To make up for the cold weather, we might turn up the thermostat a few degrees or wear an extra sweater around the house.
But Dana from Waltham is curious. She wants to know what zoos do with their animals during the winter.
“They all stay here,” said John Linehan, CEO of the Franklin Park Zoo.
He says the staff builds the zoo around the animals’ cold weather capability. “As we’re building their exhibits and their facilities, we plan from what their climatic abilities are to adapt.”
So Chris the Lion is king of a specially heated rock. The African wild dogs can curl up in a cozy cave that has floor heat built into the bottom of it.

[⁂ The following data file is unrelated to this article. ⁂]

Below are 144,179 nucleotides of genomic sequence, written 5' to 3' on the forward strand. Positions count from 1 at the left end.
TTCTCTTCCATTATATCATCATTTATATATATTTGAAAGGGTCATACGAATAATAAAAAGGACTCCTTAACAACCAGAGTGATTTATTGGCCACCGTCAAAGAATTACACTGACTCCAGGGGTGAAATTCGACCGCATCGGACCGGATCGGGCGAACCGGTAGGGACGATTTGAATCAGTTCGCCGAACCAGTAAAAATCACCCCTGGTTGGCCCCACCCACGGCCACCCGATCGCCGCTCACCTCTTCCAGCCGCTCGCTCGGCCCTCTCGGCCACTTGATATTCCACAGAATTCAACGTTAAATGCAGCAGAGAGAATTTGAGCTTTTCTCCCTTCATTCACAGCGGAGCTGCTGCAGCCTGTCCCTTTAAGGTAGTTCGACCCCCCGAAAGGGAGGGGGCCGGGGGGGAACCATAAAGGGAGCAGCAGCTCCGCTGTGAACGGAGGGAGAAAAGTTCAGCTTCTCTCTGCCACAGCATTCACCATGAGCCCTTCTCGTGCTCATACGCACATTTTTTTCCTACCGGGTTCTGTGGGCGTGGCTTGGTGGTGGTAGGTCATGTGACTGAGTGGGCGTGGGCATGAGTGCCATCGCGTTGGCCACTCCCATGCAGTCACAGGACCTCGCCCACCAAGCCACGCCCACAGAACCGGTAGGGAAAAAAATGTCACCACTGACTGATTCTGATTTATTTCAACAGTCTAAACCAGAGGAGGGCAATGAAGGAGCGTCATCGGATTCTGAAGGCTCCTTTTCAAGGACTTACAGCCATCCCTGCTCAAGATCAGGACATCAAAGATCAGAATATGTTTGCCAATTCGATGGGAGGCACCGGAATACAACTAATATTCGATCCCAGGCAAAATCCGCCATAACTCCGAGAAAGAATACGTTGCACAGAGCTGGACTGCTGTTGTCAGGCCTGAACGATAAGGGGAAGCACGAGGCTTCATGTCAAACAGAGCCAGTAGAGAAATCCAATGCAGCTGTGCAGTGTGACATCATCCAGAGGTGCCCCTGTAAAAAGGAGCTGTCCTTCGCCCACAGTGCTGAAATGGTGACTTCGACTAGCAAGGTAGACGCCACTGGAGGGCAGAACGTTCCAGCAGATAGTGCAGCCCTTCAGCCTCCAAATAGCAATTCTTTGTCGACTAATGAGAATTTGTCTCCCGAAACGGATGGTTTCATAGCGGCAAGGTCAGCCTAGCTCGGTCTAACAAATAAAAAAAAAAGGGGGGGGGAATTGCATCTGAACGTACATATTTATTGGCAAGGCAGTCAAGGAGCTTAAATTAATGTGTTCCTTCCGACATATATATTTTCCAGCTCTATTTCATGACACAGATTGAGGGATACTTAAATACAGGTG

The zebras cold weather ways aren’t as black and white. “The major concern with zebras is slippage on the ice. They can actually hurt their ligaments and muscles in the joints, so we worry about that.”
Giraffes are pretty much the only animal guaranteed not to see the winter months. “Giraffes are not adaptable,” said Linehan.
Their cold weather cutoff is 64 degrees.
If the cold zoo isn’t your idea of fun in the sun, Linehan asks that you reconsider. “They actually get bored when there aren’t visitors here. When you come in, they’ll come looking for you in some cases.”
And if they can brave the cold, so can you.
© MMX, CBS Broadcasting Inc. All Rights Reserved.